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Senior Lawyers Ask Nigeria’s Judicial Council  To Discipline Appeal Court Justices Involved in ‘Miscarriage of Justice’

The Plateau government has been urged to go to the Supreme Court to seek justice for sacked lawmakers.

The Friday judgments of the Supreme Court which overturned the verdicts of the Court of Appeal on the Governorship election petitions cases in Plateau, Kano and Zamfara states have sparked a crisis of confidence in the appellate court, THISDAY has learnt.

Delivering the judgments, the apex court had berated some justices of the appellate court over the quality of their judgments in the governorship election petitions brought before them.

More intriguing, it was learnt, was the Plateau State governorship petition case, which has caused outrage among some senior lawyers who lamented that the 11 national and state assembly members sacked by the appellate court’s decisions have no judicial remedy.

Outraged by the wrongful verdicts of the Court of Appeal, a former Chairman of the National Human Rights Commission (NHRC), Professor Chidi Anselm Odinkalu has called on the President of the Court of Appeal, Justice Monica Dongban-Mensem to resign her position.

While some lawyers have asked the National Judicial Council (NJC) to sanction the judges involved in the miscarriage of justice, others advised the Plateau State government to approach the Supreme Court to seek justice for the sacked lawmakers.

A panel of the Court of Appeal led by Justice Elfrieda Williams-Dawodu, had in a unanimous decision in November 2023 ruled that Governor Caleb Muftwang of Plateau State was not validly sponsored by the Peoples Democratic Party (PDP) because the party had no structure in the state.

The appellate court therefore nullified his election and declared the candidate of the All Progressives Congress (APC), Dr. Nentawe Yilwadta as the governor of the state.

The Court of Appeal also nullified the victories of 11 candidates of the PDP who were elected into the state and National Assembly on the same grounds of alleged invalid nomination.

However, while the Supreme Court on Friday overturned the judgment of the Appeal Court on the governorship election and affirmed the victory of Governor Muftwang, the sacked state and federal lawmakers cannot take their appeals to the Supreme Court based on the electoral laws which terminate their appeals at the Court of Appeal.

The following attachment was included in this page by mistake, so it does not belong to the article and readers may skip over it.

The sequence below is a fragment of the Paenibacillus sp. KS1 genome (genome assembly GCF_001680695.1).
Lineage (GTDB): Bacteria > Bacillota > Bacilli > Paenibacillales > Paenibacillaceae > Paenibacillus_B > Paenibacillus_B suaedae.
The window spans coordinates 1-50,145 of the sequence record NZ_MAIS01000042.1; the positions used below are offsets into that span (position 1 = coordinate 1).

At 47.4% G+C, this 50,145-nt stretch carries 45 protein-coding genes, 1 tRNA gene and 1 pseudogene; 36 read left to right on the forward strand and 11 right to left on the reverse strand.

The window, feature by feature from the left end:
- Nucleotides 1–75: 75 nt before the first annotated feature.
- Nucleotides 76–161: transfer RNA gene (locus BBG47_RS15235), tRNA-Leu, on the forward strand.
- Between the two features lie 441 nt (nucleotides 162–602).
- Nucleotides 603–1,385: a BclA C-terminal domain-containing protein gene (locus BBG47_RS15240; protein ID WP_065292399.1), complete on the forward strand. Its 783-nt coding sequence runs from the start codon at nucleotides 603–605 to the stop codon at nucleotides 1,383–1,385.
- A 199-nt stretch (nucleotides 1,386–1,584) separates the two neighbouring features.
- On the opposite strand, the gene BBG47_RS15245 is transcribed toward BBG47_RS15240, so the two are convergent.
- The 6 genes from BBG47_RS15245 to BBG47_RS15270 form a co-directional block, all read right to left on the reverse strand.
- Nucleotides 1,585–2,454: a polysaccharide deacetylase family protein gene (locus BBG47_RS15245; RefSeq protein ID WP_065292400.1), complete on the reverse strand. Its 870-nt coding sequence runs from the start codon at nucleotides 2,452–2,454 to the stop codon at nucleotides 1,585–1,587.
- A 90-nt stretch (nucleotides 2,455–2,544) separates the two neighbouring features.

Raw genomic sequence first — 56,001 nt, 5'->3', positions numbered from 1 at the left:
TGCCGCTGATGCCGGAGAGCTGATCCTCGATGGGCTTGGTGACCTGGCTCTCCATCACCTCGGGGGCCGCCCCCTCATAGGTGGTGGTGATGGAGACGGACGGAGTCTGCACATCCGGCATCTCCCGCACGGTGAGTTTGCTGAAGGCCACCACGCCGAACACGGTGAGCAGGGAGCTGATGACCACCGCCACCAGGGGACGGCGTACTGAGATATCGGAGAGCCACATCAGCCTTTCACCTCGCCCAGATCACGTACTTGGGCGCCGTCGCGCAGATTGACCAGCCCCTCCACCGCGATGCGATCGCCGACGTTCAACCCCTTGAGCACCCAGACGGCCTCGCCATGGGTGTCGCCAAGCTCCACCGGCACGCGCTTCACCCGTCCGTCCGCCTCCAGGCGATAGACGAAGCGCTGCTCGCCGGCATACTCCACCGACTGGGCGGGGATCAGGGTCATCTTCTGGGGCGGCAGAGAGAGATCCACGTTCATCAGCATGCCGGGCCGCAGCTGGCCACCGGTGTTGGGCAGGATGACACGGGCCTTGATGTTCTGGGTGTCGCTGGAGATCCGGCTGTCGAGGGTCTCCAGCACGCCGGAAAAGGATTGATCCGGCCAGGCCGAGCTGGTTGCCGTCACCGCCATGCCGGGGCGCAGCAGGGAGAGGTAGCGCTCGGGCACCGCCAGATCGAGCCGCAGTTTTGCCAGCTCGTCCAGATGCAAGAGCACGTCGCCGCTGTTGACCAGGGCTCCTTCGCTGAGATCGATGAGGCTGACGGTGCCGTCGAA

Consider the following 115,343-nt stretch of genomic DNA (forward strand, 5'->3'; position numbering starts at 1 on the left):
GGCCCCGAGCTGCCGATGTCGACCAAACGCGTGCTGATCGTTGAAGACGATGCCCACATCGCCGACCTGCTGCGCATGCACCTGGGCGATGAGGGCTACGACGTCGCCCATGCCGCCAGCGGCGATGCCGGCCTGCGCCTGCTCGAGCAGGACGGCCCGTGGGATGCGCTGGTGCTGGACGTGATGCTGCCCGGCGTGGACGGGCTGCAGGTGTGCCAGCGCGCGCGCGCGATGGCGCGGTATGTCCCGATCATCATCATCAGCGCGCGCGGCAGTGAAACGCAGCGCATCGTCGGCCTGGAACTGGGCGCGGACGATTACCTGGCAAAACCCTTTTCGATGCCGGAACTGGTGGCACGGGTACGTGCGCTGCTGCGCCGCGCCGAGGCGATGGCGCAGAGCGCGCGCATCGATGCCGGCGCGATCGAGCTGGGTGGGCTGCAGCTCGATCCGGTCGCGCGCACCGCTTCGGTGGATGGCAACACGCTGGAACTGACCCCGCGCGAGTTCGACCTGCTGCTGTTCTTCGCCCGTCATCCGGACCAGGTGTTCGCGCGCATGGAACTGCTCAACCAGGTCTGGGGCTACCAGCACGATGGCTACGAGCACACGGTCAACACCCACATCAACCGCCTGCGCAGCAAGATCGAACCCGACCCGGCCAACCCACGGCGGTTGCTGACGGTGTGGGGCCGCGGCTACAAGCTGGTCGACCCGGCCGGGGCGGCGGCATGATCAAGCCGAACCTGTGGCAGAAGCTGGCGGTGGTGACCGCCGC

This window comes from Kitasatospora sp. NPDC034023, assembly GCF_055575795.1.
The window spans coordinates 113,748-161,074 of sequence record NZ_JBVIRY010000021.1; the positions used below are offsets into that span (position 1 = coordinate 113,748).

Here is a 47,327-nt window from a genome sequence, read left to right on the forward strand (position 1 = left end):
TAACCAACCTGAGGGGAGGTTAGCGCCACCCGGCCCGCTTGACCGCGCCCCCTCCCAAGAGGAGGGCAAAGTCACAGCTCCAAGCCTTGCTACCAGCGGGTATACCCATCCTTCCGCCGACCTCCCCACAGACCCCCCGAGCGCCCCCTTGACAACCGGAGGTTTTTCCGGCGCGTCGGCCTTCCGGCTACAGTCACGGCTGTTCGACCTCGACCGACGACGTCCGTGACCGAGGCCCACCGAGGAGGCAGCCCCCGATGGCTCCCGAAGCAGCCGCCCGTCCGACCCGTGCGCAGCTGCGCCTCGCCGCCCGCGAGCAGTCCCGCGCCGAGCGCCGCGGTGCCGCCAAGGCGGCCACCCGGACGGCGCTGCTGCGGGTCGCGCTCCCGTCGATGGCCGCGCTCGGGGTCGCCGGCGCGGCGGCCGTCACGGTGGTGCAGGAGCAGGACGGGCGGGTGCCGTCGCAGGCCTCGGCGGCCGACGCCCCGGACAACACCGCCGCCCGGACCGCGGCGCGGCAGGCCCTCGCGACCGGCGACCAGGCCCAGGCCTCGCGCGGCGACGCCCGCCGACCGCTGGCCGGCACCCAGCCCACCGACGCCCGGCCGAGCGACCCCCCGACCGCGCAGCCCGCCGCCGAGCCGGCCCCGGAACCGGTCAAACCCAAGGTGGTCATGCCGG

Justice Emmanuel Agim who read the Supreme Court’s lead judgment, noted that the APC’s contention that Governor Muftwang was not qualified to contest the election because of non-compliance with the electoral law was faulty.

Justice Agim said: “We have held in a plethora of cases that the sponsorship of a candidate for election is an internal affair of a political party. The Court of Appeal lacks the jurisdiction to determine the validity of the candidacy of the PDP. Yilwatda of the APC has no right to challenge the emergence of Governor Mutfwang as a ticket-holder of the PDP.”

Apparently referring to the sacked lawmakers, Justice Inyang Okoro who headed the apex court’s five-member panel, in his consenting decision, said: “My only worry is that a lot of people have suffered as a result of the Court of Appeal’s decision. It was absolutely wrong. The appeal is allowed.”

Reacting to the development in separate interviews with THISDAY, yesterday, some senior lawyers lamented the absence of a remedy for 11 lawmakers unjustly sacked by the Court of Appeal.

In his reaction, the former Chairman of the NHRC, Professor Odinkalu has called on the President of the Court of Appeal, Justice Dongban-Mensem to resign her position.

He described the case of Plateau State as extraordinary and a willful miscarriage of justice which requires extraordinary measures.

Odinkalu accused the President of the Court of Appeal of being either totally irresponsible or comprehensively corrupt, adding that she had no place in a credible judiciary.